“The European Union is proud to be part of this story”, President of the European Commission Ursula von der Leyen said in her message to the Global Vaccine Summit on 4 June that aimed to raise new funding to protect the next generation with vaccines. It was therefore natural for the EU to again join forces with Gavi when the coronavirus pandemic began, President von der Leyen continued.
Gavi has brought life-saving vaccines to millions of families that could not afford them, making “immunisation accessible to all across the globe”, von der Leyen said.
Established in 2000, Gavi, the Vaccine Alliance, has helped vaccinate more than 760 million children in world’s poorest countries, preventing more than 13 million deaths.
Von der Leyen recognised that Gavi’s work extended beyond the current pandemic, as we must keep fighting polio, the human papilloma virus and other diseases.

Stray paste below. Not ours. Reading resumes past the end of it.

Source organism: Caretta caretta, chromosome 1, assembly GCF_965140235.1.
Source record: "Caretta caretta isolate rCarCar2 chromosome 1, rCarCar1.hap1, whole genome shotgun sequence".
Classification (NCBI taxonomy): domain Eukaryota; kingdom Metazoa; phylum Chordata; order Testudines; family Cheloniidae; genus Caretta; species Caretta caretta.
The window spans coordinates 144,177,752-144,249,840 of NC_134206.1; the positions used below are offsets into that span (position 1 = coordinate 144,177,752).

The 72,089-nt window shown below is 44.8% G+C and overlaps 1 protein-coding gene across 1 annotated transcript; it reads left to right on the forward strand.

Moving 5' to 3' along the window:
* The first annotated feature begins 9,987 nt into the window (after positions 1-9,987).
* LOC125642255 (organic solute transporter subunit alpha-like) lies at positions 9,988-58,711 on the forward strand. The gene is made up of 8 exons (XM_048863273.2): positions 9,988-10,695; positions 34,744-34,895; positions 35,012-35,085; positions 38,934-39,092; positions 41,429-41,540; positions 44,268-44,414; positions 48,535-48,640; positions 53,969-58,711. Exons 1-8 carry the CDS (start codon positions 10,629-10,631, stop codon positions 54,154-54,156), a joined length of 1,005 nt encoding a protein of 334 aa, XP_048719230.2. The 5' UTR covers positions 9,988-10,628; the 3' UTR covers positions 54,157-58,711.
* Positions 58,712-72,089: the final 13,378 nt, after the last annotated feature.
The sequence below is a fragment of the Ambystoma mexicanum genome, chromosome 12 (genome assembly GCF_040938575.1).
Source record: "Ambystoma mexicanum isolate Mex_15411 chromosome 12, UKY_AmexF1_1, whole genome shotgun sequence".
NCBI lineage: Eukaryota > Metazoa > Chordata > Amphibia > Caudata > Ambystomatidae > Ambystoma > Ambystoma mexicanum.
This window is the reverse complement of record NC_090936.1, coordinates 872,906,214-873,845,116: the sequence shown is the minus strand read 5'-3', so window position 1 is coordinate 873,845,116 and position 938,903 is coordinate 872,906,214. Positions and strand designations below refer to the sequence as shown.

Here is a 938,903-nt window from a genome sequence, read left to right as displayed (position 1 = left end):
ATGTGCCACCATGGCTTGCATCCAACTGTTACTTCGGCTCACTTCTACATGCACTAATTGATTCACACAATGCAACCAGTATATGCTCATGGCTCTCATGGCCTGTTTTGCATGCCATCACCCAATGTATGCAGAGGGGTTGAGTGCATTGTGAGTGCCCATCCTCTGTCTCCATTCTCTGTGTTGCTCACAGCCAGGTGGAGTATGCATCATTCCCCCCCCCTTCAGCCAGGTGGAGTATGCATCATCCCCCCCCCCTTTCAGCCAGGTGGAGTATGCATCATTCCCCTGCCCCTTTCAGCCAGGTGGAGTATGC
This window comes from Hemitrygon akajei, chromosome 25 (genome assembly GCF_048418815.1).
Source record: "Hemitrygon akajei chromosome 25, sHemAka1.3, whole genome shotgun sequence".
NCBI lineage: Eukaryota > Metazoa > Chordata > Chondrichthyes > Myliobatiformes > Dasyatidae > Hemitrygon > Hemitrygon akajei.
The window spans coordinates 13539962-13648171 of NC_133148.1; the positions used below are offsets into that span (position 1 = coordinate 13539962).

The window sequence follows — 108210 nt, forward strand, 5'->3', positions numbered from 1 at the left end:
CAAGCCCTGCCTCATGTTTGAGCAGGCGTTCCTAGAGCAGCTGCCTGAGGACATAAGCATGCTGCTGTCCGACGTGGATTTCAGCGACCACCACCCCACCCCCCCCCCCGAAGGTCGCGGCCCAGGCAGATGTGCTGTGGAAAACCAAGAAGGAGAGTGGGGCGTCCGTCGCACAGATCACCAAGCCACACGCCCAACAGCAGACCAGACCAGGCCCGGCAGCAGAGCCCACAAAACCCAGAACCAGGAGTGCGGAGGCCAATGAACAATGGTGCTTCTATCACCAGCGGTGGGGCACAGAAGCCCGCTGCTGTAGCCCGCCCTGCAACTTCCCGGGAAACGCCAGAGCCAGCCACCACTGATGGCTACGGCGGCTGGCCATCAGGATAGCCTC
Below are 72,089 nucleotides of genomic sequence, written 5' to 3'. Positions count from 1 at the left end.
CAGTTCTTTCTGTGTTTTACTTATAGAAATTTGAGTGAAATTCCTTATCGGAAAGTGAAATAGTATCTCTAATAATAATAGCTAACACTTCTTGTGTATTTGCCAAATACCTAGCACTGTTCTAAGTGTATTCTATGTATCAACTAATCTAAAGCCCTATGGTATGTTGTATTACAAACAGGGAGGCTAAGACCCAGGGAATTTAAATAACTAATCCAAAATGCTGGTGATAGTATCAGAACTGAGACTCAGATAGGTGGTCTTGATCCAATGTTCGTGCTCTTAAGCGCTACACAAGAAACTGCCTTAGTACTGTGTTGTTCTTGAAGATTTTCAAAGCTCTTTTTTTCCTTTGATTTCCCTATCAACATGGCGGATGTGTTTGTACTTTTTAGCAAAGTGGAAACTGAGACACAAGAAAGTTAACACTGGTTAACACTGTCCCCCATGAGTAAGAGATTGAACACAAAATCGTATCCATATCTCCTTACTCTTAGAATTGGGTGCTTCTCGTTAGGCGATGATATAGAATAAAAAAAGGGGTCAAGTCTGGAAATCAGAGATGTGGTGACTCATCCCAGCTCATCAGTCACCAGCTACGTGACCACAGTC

In that respect, she announced the European Commission was pledging 300 million euros for Gavi for the 2021-2025 period, in the framework of the new EU budget. “This is more than all previous EU contributions taken together. And it comes on top of what EU Member States contribute”, von der Leyen explained.
“Vaccination is a universal human right. This is why Gavi was created, and why Europe will continue to be at its side”, she concluded.
The Global Vaccine Summit is an important milestone of the Coronavirus Global Response, launched on 4 May by the Commission President and its partners worldwide with the aim to enable universal access to affordable coronavirus vaccination, treatment and testing.
This pledging effort will culminate in a Global Pledging Summit on 27 June. Together with the international advocacy organisation Global Citizen, the Commission will step up the mobilisation of funding to enable the world to overcome this pandemic and avoid another.